It will be essential to adjust study results for potential confounding factors. Three general approaches are proposed: matching, stratification, and regression analyses. In observational studies the group divisions can lead to different profiles of known risk factors in the groups because the group divisions are not randomized. This creates problems when trying to determine which of the risk factors are responsible for a particular outcome. Matching and stratification represent a non-parametric way to adjust for potential confounding variables while regression models represent a parametric method. Matching and stratification are used to "adjust out" confounding effects when one is not interested in estimating those effects and regression models are used when one is interested in comparing the effects due to a collection of risk factors. Both of these techniques are important when performing outcome analyses. Not only do regression models control for potential confounding from markers and cofactors, they can also be used to determine if effect modifiers are present which accelerate or delay cellular and biochemical changes involved in the progression of a lung disease. These effect modifiers are usually included in regression models in the form of interactions.
Since there are no plans to follow participants after they are enrolled into the study, it will be necessary to construct disease progression profiles from the individual data points that have been collected. Regression methods will be used to accomplish this aim. As part of the data collection efforts, the LTRC investigators will be asked to determine (or estimate) the amount of time that has transpired since the participant first developed the conditions that lead to the disease. It is expected that these estimates will be crude, but it may be possible to at least postulate that the disease is in its early stages, middle stages, or late stages.
If it is possible to actually estimate an "age" at which the disease process was initiated, the time since initiation of the disease is the difference between age of the participant at the time of the visit and the age at which the disease was initially developed. A time measure such as this can be used as a blocking factor in regression analyses, or as an actual regressor (independent variable). The identification of such a variable would allow the LTRC investigators to compare the cellular and biochemical progression of the different lung diseases in a very meaningful way. Under this scenario, it would be possible to develop disease type by time interactions to compare and contrast the different cellular and biochemical changes that take place between the different lung diseases being studied in the LTRC.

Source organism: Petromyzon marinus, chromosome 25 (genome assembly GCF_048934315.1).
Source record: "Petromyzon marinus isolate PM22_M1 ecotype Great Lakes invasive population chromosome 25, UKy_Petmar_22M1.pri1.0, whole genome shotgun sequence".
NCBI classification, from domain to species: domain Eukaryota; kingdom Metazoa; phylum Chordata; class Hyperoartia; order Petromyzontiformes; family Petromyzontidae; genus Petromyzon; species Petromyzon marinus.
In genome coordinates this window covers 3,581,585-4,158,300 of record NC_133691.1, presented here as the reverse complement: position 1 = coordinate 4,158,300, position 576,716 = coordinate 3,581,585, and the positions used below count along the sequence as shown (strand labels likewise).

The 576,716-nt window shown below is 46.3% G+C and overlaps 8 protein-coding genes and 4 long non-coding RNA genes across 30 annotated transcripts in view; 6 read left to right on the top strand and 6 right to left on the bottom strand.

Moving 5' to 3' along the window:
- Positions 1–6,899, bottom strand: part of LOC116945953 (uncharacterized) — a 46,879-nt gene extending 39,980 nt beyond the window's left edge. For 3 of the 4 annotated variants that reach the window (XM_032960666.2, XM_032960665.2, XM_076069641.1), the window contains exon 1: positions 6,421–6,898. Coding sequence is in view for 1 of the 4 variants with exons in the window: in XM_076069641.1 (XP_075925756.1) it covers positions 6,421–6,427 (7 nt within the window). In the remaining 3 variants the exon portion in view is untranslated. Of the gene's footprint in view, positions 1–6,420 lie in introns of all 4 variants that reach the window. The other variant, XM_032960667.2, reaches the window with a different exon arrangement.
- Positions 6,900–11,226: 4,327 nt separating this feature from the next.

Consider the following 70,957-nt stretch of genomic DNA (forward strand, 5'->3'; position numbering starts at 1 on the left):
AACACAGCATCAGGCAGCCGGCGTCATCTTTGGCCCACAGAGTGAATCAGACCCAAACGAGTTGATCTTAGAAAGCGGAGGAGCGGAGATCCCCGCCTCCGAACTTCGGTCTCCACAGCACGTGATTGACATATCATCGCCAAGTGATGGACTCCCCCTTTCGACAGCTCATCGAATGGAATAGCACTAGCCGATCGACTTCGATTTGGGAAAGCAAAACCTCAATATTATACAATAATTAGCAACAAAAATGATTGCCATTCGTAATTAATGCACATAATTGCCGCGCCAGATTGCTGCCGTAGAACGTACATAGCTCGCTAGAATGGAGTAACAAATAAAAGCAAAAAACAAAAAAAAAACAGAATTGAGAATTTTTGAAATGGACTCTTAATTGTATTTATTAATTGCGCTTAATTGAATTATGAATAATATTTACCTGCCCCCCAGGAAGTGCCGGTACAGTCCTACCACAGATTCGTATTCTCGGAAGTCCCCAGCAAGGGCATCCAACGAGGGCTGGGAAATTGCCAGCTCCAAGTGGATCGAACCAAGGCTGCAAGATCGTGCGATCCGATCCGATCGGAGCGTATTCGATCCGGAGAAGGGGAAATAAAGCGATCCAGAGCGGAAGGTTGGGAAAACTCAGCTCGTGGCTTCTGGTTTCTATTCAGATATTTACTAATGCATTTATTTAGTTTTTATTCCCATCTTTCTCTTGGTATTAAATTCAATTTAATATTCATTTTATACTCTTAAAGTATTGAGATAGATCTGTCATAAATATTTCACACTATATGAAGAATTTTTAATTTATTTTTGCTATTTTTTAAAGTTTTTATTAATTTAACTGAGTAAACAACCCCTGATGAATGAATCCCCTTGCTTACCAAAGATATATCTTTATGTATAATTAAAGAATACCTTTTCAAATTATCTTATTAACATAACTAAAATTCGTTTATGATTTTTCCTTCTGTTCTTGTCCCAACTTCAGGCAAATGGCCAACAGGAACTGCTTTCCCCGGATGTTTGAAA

If it is only possible to create definitions for early, middle, and late stages, it will be more difficult to compare the disease processes of the different lung diseases since it will not be possible to determine if "early," "middle", and "late" mean the same thing in each disease. In this case, the "timing" variable would either not make sense or would be difficult to interpret when included in interaction analyses. However, the ordinal nature of the determinations would allow meaningful comparisons within a specific disease, and one could track the cellular and biochemical changes that occur within a lung disease type.
The DCC will develop regression and analysis of variance models that will provide meaningful interpretations of the LTRC data. It is anticipated that standard analysis methods would be used for continuous variables and for categorical variables, logistic regression would be used. For linear regression, tests will be made to determine the goodness of fit by examining the residuals of the analysis using influence analysis and the Hosmer-Lemeshow test (14) will be used to test residuals.